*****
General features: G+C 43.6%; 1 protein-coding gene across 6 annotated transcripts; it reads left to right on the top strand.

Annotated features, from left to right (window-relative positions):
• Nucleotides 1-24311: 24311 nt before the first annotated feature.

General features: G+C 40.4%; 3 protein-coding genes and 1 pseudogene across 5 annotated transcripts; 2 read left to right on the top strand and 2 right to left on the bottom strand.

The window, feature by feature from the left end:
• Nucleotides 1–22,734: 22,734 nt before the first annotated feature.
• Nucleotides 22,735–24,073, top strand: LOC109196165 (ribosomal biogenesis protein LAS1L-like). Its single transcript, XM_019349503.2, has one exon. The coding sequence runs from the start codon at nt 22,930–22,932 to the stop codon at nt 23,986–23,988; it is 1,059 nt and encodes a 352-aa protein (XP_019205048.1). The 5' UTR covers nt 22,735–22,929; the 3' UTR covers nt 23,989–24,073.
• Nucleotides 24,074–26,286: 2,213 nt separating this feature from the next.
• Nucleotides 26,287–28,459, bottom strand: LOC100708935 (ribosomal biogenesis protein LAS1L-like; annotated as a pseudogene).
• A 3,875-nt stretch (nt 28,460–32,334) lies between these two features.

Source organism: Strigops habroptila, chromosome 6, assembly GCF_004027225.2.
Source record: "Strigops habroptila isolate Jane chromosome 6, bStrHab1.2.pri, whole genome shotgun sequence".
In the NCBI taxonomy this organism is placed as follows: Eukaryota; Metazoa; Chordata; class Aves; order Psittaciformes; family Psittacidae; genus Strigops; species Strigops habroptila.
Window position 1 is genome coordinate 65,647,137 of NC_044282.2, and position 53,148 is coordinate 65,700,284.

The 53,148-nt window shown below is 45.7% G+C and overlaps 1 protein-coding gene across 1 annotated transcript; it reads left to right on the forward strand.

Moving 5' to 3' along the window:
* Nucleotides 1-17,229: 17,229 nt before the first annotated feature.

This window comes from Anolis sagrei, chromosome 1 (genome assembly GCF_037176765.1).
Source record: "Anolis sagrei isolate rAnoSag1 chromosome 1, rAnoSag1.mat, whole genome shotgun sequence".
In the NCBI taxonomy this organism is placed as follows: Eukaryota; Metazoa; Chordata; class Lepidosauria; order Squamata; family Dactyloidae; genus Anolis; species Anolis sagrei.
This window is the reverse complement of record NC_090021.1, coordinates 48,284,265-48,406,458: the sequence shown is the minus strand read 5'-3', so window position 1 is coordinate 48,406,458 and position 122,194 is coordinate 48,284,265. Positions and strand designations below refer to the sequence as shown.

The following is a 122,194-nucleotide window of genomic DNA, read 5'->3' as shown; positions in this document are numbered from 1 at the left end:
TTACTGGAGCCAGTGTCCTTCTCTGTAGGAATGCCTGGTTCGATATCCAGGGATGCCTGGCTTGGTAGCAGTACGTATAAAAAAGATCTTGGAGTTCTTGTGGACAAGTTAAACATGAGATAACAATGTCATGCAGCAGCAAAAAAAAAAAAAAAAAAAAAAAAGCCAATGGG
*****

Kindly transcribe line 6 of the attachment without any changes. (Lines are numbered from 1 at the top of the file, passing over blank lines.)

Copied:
• Nucleotides 1–22,734: 22,734 nt before the first annotated feature.